December 12, 2012
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We did some product sampling back in 1986 when we tried the piñon pine in the Coconino National Forest.

We’ve been hooked ever since.

No, we didn’t go all Euell Gibbons ("Ever eat a pine tree? Many parts are edible.")  We began a tradition of cutting down our own Christmas tree.

Not unlike marketers who would encourage consumers to try a new product, the U.S. Forest Service has an annual opportunity to introduce the public to the national forests through its Christmas tree program.  Five of the six national forests in Arizona, Apache-Sitgreaves, Coconino, Kaibab, Prescott, and Tonto, are open for Christmas tree hunting this year with a total of 9,500 permits available.

Permits are available for $15 at Big Five Sporting Goods stores.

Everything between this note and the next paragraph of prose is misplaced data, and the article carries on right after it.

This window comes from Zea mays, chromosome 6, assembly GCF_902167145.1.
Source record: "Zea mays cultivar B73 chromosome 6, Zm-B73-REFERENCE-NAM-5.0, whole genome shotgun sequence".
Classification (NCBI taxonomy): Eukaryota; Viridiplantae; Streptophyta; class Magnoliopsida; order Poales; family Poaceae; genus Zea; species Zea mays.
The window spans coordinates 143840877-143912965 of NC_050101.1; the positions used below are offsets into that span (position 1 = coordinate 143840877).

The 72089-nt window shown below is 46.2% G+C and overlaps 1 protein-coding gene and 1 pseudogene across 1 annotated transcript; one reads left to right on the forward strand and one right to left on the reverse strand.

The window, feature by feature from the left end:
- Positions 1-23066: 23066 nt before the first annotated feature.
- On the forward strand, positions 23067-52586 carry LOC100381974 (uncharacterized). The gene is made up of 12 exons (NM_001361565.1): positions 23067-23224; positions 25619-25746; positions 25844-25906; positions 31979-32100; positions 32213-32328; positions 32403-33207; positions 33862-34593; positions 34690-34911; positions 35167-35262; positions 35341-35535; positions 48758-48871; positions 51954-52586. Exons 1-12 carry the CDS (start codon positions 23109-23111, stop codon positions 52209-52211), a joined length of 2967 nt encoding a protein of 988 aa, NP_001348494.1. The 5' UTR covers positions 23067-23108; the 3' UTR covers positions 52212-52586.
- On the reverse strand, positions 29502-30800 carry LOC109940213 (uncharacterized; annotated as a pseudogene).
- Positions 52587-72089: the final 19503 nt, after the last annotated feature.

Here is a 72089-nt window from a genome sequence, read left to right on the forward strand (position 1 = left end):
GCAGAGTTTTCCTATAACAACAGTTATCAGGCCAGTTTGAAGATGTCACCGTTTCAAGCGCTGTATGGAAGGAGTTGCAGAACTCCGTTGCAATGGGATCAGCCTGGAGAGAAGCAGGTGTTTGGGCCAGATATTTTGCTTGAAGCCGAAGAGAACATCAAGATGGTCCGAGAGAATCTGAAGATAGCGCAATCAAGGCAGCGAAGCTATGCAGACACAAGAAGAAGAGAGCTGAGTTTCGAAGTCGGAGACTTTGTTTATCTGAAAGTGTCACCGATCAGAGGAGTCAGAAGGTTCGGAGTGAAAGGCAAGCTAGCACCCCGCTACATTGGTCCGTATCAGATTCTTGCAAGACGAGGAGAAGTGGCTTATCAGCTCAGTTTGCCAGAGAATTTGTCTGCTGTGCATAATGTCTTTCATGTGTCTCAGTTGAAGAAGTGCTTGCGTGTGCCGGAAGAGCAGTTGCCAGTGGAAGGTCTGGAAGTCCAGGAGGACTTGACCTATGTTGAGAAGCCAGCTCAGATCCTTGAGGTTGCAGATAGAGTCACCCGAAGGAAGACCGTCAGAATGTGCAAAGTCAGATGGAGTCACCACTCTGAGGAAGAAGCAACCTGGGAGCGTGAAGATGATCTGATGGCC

It is the forest, where inclement weather, poor road conditions and rugged terrain are to be expected. But a great experience of cutting down your own Christmas tree, complete with good signage directing you to the proper area, a picnic lunch and family and friends can lead to a tremendous annual “outdoor shopping experience.”  It certainly has for us.

Oh, and one other thing to keep in mind, “God does not grow trees as perfect as Tim Mitchell does.”

Scott Hanson
Scott Hanson
President Scott is president of HMA Public Relations and a founding member of the Public Relations Global Network. He’s a Phoenix native, husband, father of two and a fan of all sports and a participant in some. Check out Scott's full bio

1 Comment

  1. Stephanie Lough says:

    You may not want to eat them, but Ponderosa pines smell like vanilla or butterscotch when you scratch the bark!

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